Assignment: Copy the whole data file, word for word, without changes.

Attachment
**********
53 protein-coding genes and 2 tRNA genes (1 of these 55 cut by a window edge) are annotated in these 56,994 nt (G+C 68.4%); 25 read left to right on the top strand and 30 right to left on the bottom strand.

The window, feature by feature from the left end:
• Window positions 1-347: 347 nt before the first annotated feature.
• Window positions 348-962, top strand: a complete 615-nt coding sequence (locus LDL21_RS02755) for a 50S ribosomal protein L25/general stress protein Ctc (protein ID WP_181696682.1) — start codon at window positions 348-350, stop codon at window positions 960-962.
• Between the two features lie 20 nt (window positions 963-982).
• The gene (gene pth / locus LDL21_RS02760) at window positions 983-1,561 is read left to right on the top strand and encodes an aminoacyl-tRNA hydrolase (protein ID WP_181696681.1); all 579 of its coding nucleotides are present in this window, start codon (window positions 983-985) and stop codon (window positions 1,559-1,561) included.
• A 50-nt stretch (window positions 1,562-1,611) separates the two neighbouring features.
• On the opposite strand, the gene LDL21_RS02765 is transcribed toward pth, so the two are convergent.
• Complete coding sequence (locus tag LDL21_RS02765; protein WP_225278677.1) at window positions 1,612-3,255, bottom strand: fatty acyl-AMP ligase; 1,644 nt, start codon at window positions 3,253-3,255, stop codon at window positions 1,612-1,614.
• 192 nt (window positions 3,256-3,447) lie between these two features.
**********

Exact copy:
53 protein-coding genes and 2 tRNA genes (1 of these 55 cut by a window edge) are annotated in these 56,994 nt (G+C 68.4%); 25 read left to right on the top strand and 30 right to left on the bottom strand.

The window, feature by feature from the left end:
• Window positions 1-347: 347 nt before the first annotated feature.
• Window positions 348-962, top strand: a complete 615-nt coding sequence (locus LDL21_RS02755) for a 50S ribosomal protein L25/general stress protein Ctc (protein ID WP_181696682.1) — start codon at window positions 348-350, stop codon at window positions 960-962.
• Between the two features lie 20 nt (window positions 963-982).
• The gene (gene pth / locus LDL21_RS02760) at window positions 983-1,561 is read left to right on the top strand and encodes an aminoacyl-tRNA hydrolase (protein ID WP_181696681.1); all 579 of its coding nucleotides are present in this window, start codon (window positions 983-985) and stop codon (window positions 1,559-1,561) included.
• A 50-nt stretch (window positions 1,562-1,611) separates the two neighbouring features.
• On the opposite strand, the gene LDL21_RS02765 is transcribed toward pth, so the two are convergent.
• Complete coding sequence (locus tag LDL21_RS02765; protein WP_225278677.1) at window positions 1,612-3,255, bottom strand: fatty acyl-AMP ligase; 1,644 nt, start codon at window positions 3,253-3,255, stop codon at window positions 1,612-1,614.
• 192 nt (window positions 3,256-3,447) lie between these two features.